Most people tend to opt for either quitting or trying even harder. This a basic psychological reaction that is known as “fight or fly”. All animals are controlled by this instinctive reaction. When facing adversity they either fight on or quit. Does this sound familiar? Look at any two dogs in a confrontation or watch a wildlife documentary and it will soon become obvious that either they engage in a fight or one of the two opponents will graciously leave the scene.
Now let me try to step out of the animal world and back into our everyday challenges of humans. Let’s say that you feel you are not going anywhere with a job, a project or a relationship. Sounds familiar? Most people will stubbornly hang on until they recognise that they are facing a wall and need to do something about it as opposed to just sit there in the shadow of the wall. If and when they resolve to take action they will naturally go for one of the two standard options above. In other words they will either try to tear down the wall or walk away from it.
For those who decide to quit it’s quite easy at first as the decision is totally in their hands and even feels good to simply step away. Doing so feels good because the weight of the challenge and the potential failure is lifted off their shoulders, but the consequences may be more troubling (no income, no partner, loss of time or resources invested up that point, etc.). On the other side you have those who decide to stubbornly keep banging their head against the wall until something cracks. I am afraid to report that 99% of times bricks are harder than skulls.
So what’s one to do?
In my coaching practice with clients from all walks of life I have witnessed one common and encouraging fact: there is always a whole set of intermediate solutions that should be considered before simply giving in to the instinct of going one way or the other. This may sound obvious but the key point, as I often repeat in workshops, articles and sessions, is that if you are not getting ther results you want i.e. if you are not breaking through the wall, continuing to stubbornly do more of the same is unlikely to yield different outcomes. The key is to look at things from a different perspective. This means first and foremost to stop looking at the wall through the lenses of the ‘fight or fly’ dichotomy.
How about thinking creatively of ways that you can reconfigure the situation? Maybe there are other ways to get over or under the wall. Maybe the wall isn’t there and you are being fooled by the illusion that displays a wall where in reality there is nothing more than a minor obstacle. If it indeed it is wall chances are that if you only look it at from another angle you will realise that there is a door hidden somewhere. And doors require keys as opposed to stubborn force to be opened.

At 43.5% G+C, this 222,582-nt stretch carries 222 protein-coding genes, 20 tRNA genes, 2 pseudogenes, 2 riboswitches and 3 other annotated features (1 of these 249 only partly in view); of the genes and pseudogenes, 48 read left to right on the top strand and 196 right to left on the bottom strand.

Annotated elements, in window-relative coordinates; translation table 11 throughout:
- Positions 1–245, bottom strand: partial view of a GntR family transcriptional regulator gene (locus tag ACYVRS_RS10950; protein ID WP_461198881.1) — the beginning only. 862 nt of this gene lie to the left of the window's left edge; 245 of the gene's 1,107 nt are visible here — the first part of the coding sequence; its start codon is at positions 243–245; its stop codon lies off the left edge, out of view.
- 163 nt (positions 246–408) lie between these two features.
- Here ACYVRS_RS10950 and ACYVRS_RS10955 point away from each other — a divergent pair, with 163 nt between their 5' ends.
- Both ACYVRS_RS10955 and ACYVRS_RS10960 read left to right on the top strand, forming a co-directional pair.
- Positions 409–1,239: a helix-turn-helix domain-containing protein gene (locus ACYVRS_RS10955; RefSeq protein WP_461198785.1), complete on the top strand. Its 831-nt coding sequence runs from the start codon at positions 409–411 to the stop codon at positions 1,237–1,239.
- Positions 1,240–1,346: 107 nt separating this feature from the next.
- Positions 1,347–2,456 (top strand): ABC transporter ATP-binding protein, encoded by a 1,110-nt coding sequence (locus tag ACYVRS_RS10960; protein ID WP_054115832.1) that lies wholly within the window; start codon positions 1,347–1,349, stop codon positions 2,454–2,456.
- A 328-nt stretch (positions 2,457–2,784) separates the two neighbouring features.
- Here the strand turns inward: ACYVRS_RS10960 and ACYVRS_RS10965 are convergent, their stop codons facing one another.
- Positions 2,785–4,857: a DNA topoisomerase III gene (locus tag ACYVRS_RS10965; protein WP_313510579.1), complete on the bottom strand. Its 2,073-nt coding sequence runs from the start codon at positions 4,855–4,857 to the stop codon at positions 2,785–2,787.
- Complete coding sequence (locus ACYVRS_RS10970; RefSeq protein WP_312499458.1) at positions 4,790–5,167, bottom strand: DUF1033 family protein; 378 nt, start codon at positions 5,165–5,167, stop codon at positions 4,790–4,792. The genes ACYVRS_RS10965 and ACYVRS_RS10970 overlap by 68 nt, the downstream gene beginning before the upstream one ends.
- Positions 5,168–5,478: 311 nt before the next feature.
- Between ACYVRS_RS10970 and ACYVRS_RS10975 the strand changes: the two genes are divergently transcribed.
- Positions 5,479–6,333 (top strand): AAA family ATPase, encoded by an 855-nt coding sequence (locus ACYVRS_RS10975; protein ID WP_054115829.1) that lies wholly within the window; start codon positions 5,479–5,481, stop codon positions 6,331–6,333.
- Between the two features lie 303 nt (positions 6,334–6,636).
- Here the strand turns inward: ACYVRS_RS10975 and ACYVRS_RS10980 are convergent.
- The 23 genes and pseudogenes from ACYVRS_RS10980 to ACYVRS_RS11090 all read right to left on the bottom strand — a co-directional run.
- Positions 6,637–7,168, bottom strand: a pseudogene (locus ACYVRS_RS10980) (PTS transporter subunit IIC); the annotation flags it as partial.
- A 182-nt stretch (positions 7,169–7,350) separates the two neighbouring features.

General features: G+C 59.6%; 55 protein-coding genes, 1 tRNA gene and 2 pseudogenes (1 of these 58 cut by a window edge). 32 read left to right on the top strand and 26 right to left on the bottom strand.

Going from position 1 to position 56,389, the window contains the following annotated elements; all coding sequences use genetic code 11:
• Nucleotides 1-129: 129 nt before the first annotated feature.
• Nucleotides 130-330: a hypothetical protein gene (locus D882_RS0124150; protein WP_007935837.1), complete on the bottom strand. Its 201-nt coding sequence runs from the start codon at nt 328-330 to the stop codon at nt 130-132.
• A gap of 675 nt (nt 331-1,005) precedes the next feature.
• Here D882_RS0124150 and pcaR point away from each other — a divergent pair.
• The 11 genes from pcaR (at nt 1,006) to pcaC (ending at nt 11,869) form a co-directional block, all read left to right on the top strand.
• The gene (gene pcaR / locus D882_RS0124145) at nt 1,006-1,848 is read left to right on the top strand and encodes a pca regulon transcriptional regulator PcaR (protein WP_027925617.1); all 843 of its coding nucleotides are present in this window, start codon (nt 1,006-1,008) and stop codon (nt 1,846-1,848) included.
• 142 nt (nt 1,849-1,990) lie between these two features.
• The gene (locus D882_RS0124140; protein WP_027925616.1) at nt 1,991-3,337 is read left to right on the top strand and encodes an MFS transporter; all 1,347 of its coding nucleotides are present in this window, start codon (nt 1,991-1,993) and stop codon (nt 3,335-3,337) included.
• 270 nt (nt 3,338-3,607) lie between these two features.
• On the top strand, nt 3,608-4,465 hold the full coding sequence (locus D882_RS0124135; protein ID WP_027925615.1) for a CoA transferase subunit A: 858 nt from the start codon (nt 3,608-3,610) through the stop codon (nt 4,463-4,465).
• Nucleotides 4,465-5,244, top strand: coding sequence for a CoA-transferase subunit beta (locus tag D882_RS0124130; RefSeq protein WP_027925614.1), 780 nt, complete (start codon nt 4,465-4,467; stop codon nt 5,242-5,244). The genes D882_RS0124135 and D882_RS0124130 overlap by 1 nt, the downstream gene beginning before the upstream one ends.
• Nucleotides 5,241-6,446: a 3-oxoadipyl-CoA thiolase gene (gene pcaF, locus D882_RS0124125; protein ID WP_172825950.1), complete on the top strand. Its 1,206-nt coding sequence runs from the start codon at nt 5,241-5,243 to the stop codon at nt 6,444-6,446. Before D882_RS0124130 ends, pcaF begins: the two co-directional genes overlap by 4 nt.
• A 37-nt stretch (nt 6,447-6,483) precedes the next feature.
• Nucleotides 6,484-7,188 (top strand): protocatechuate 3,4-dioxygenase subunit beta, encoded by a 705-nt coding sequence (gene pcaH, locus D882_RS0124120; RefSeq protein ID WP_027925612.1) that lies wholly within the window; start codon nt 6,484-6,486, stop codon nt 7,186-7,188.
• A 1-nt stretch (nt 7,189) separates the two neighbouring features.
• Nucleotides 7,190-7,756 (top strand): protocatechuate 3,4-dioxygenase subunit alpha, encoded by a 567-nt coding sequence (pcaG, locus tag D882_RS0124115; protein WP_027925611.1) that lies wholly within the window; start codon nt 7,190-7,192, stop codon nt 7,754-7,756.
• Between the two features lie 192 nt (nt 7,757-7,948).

I have personally assisted many clients of mine who in the face of adversity and after having slammed as hard as they could in their wall without managing to break it felt like the only option was to quit, to walk away. I am pleased to report that these cases show that it’s almost always possible to find the door and go through. To do so you need to try another perspective see things from a different angle by decontstructing the situation and reconfiguring it in ways that are more aligned to your values and criteria.
A insightful example is that of an entrepreneur who tried really hard to get his idea off the ground but after much time and energy was still unable to secure and manage the right support ended up being the one taking off as he actually quit his project almost entirely, leaving it in a state of hybernation during many months until he decided to give another shot. However instead of taking a few steps and slamming again into the wall as he had done he decided to reassess the characteristics of the wall and discovered quite quickly that there was indeed a door. The wall was in fact there, as it is often the case, because there was a huge conflict between his values and ways of working and how things had been set up. This particular individual was very keen on maintaining speed and simplicity in his ways of working and for a variety of reason he allowed himself to be sucked in a vortex of complexity and slow pace movement that nearly had him quit for good. By reassessing the situation based on theses insights he was able to reconfigure the way in which he was approaching and working on his project. This shift of perspective allowed him to find and walk through the hidden door in the wall.
What’s behind the wall is an entirely different story and it also holds challenges and other barriers but the point is that this entrepreneur will always remember the lesson learned: gain perspective, find meaning and reconfigure things so that they are more aligned to your personal style and strengths. In most cases it is possible to do this. In all cases it is a must that you at least give it a shot. Whatever you do don’t just sit there in the shadow of the wall…